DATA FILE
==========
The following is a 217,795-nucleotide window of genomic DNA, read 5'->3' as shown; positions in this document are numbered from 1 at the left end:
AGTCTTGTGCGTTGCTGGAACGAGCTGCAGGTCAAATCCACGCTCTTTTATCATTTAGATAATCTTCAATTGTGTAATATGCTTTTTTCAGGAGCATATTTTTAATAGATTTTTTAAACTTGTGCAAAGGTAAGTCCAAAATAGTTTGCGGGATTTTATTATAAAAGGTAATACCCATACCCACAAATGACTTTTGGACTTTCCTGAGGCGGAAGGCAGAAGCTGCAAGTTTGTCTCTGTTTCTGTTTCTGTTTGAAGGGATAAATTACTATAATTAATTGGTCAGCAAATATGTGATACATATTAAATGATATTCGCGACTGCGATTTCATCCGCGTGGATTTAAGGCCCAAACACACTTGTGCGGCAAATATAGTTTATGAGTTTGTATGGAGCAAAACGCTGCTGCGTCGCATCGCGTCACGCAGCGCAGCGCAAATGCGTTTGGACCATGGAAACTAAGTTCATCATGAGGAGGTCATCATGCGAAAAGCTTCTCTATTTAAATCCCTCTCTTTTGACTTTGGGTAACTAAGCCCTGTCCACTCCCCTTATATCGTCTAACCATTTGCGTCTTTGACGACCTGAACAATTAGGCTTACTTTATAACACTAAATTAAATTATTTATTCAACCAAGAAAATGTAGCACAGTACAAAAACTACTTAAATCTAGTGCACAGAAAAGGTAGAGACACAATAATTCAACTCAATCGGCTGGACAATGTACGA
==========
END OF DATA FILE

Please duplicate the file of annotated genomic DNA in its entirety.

The following is a 217,795-nucleotide window of genomic DNA, read 5'->3' as shown; positions in this document are numbered from 1 at the left end:
AGTCTTGTGCGTTGCTGGAACGAGCTGCAGGTCAAATCCACGCTCTTTTATCATTTAGATAATCTTCAATTGTGTAATATGCTTTTTTCAGGAGCATATTTTTAATAGATTTTTTAAACTTGTGCAAAGGTAAGTCCAAAATAGTTTGCGGGATTTTATTATAAAAGGTAATACCCATACCCACAAATGACTTTTGGACTTTCCTGAGGCGGAAGGCAGAAGCTGCAAGTTTGTCTCTGTTTCTGTTTCTGTTTGAAGGGATAAATTACTATAATTAATTGGTCAGCAAATATGTGATACATATTAAATGATATTCGCGACTGCGATTTCATCCGCGTGGATTTAAGGCCCAAACACACTTGTGCGGCAAATATAGTTTATGAGTTTGTATGGAGCAAAACGCTGCTGCGTCGCATCGCGTCACGCAGCGCAGCGCAAATGCGTTTGGACCATGGAAACTAAGTTCATCATGAGGAGGTCATCATGCGAAAAGCTTCTCTATTTAAATCCCTCTCTTTTGACTTTGGGTAACTAAGCCCTGTCCACTCCCCTTATATCGTCTAACCATTTGCGTCTTTGACGACCTGAACAATTAGGCTTACTTTATAACACTAAATTAAATTATTTATTCAACCAAGAAAATGTAGCACAGTACAAAAACTACTTAAATCTAGTGCACAGAAAAGGTAGAGACACAATAATTCAACTCAATCGGCTGGACAATGTACGA